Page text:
A 5-step, no-nonsense marketing plan
1. We do a situation analysis
We start with a SWOT analysis, we look at your company’s strengths, weaknesses, opportunities and threats. This involves identifying your competitors, understanding exactly how they operate and becoming familiar with their strengths and weaknesses.
Strengths are any competitive advantage, skill, expertise, proficiency, talent or other factor that improves your company’s position in the marketplace and can’t be easily copied. Examples are a well-trained sales team, low staff turnover, high consumer retention or low production costs due to superior technology.
Weaknesses are the factors that reduce your company’s ability to achieve its objectives independently. Examples include unreliable delivery, outdated production tools, insufficient marketing efforts and a lack of planning.
Opportunities are ways for your business to grow and be more profitable. These can include seeking new markets, managing technological change or addressing new consumer trends. You need to look at how your company’s main skills can be used to take advantage of these opportunities.
Threats are barriers to entry in your primary markets, such as a labour shortage, legislative hurdles or detrimental economic or political developments.
2. We develop a avatar of your perfect customer
Here we demonstrate that you know your customers inside and out, including their expectations and their whims. Your profile will include basic demographic portraits that paint a clear profile of your clients. We look at characteristics such as age, sex, profession or career, income level, level of educational attainment and geographic location.
We provide research that shows the estimated demand for your product or service as well as the rate at which that demand is expected to grow. This builds confidence within financial institutions that your business has growth potential.
It’s also important to understand exactly what motivates customers to buy. Are your clients looking for savings or a way to simplify their lives, for example, or are they just shopping for pleasure? We will ask you and your customers why they would buy your product or service. In the same vein, we want to know what keeps customers away from your competitors’ products or services. Are they too costly? Do they lack something unique? These insights will help you develop a product or service that outshines the competition.
3. We set clear marketing objectives
Here we describe the desired outcome of your marketing plan with attainable and realistic objectives, targets and a clear time frame.
The most common approach is to use marketing metrics. For example, your market objectives could include:
- total market share and segments
- total number of customers and retention rate
- the proportion of your potential market that makes purchases (penetration rate)
- the average size or volume of purchases
4. We determine your marketing strategy
Once we determine your objectives and targets, then it’s time to look at how you’ll promote your business to prospective customers.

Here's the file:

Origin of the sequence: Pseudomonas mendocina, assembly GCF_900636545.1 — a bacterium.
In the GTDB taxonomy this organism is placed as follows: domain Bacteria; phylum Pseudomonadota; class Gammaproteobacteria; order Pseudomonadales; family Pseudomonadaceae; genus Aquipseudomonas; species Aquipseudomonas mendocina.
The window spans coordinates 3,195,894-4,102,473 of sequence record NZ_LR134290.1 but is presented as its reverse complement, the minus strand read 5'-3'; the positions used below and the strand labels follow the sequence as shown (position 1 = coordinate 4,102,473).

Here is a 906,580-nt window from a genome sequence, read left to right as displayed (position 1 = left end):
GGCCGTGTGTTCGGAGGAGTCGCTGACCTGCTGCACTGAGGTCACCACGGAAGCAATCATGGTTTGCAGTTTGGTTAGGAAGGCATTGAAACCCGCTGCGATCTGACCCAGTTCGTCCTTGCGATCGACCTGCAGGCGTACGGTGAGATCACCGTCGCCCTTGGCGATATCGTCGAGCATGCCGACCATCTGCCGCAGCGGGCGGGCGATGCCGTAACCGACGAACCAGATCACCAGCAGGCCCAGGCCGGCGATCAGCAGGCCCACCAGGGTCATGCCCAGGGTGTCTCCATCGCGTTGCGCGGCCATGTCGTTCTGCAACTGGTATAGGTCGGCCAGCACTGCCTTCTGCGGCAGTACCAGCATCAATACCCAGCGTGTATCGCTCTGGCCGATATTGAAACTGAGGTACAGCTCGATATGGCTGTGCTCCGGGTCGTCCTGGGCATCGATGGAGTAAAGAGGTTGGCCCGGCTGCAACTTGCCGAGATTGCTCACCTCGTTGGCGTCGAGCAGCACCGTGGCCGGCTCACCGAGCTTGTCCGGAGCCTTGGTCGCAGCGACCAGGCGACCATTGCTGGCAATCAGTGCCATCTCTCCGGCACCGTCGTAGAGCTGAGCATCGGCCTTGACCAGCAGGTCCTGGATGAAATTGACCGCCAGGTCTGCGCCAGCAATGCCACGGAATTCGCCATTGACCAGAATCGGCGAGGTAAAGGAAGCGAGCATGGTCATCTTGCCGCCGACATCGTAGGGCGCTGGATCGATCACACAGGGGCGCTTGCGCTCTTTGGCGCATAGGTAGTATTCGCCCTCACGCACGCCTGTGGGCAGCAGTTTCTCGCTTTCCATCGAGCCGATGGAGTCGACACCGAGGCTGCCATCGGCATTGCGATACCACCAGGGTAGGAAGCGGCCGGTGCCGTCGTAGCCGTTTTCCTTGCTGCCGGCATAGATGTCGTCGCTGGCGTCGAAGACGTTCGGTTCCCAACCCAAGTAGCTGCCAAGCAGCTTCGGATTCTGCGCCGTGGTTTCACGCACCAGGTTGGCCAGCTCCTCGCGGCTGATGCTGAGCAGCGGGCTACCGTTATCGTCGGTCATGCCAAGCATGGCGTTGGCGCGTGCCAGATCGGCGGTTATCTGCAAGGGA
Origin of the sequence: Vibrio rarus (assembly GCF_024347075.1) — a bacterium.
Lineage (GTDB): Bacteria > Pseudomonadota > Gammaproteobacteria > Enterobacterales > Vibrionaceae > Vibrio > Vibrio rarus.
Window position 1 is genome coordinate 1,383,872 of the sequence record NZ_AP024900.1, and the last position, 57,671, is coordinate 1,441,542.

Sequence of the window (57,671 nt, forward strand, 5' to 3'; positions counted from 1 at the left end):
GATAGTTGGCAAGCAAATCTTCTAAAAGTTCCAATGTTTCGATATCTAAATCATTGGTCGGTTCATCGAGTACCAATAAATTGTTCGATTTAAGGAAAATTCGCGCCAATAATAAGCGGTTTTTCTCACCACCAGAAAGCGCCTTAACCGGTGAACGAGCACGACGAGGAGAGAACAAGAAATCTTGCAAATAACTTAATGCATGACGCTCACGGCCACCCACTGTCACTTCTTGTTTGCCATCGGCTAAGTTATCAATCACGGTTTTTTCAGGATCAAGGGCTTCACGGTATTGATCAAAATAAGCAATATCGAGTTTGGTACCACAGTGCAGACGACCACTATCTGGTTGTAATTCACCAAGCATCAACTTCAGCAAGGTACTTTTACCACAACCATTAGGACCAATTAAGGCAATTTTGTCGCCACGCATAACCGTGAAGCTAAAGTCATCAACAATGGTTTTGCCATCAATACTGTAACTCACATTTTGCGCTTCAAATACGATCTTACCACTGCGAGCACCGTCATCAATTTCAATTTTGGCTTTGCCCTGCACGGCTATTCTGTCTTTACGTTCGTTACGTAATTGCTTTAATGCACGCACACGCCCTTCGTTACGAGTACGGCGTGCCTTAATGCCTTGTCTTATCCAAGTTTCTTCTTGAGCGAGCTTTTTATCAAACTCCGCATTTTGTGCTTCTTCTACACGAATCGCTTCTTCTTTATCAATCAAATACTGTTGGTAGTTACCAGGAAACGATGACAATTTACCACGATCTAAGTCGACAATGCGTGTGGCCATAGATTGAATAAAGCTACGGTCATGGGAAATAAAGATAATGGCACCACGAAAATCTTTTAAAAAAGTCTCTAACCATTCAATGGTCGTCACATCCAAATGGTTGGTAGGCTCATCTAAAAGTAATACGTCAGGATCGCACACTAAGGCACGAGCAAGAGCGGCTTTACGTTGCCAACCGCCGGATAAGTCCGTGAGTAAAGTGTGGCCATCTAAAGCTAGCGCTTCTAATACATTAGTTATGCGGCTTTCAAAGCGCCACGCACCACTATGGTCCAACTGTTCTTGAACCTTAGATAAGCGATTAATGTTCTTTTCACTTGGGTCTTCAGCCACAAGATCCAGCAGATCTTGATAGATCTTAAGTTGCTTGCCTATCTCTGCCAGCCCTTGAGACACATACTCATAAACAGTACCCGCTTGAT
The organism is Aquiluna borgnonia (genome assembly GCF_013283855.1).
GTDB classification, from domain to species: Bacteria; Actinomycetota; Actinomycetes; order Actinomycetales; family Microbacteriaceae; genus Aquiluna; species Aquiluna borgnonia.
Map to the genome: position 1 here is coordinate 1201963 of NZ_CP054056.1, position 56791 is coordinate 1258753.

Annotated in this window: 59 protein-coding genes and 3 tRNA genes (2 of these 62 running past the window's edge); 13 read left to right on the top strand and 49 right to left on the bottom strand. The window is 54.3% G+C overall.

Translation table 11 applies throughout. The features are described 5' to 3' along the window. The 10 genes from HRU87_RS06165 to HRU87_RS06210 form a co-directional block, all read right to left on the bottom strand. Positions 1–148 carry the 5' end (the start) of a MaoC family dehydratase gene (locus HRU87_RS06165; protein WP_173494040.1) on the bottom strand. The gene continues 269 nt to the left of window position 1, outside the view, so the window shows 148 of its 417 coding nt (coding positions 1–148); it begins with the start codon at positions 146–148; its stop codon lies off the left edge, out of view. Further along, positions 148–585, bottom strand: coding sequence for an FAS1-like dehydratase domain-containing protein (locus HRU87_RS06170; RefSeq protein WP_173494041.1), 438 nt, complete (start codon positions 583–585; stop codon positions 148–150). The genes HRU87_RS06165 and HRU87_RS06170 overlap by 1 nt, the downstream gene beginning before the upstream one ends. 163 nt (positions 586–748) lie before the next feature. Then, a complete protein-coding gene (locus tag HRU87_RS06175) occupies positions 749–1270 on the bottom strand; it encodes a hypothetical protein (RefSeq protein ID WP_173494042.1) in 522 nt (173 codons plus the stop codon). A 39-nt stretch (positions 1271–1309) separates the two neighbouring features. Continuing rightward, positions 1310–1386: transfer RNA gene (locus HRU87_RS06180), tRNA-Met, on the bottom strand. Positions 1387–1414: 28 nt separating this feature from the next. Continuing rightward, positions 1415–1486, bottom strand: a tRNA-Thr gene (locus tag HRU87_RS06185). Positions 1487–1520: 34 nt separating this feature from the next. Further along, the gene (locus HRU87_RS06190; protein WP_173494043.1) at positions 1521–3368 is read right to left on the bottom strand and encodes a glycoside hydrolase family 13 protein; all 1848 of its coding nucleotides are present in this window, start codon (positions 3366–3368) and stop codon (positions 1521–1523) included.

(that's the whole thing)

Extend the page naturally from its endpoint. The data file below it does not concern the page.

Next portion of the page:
Strategies typically cover the Four Ps of marketing:
Your choice of marketing vehicles will be governed by the profile of your target market, so we use our understanding of how different vehicles reach different audiences. We don’t always assume you have to spend money on costly advertising. If you have a niche audience, for example, you can take advantage of low-cost marketing strategies such as e-mail.
The costliest options are usually advertising, sales promotions and public relations campaigns. Referrals and networking are lower cost ways to reach customers. Digital marketing is a powerful strategy because it is inexpensive and effective in reaching target markets.
5. We create your financial plan
A marketing plan without financials has little clout. Financials can also be included in a general business plan.
One document you’ll need to produce is a budget and sales forecast. This doesn’t have to be complex; in fact, it’s wise to keep it simple. We start with the following questions:
- How much do you expect to sell?
- What will you be charging?
- What will it cost to produce your products or deliver services?
- What will be your basic operating expenses? We include recruitment costs and salaries here.
- How much financing will you need to run your business?
Answering these questions will help you determine your projected income and expenses.
A break-even analysis is another important step in developing your marketing plan. This analysis shows exactly how much you need to sell to cover your costs of doing business. If you can surpass your break-even point and easily bring in more than the amount of sales revenue needed to meet your expenses, you stand a good chance of making a profit.
Once we’ve done this important homework, we help you design a plan customized to your company’s needs.
Let us analyse and develop a new Marketing Plan for your business!
Fill out the form so that we can look at your business and put together a marketing plan that shows Return on Investment that you can recognize in your bank account!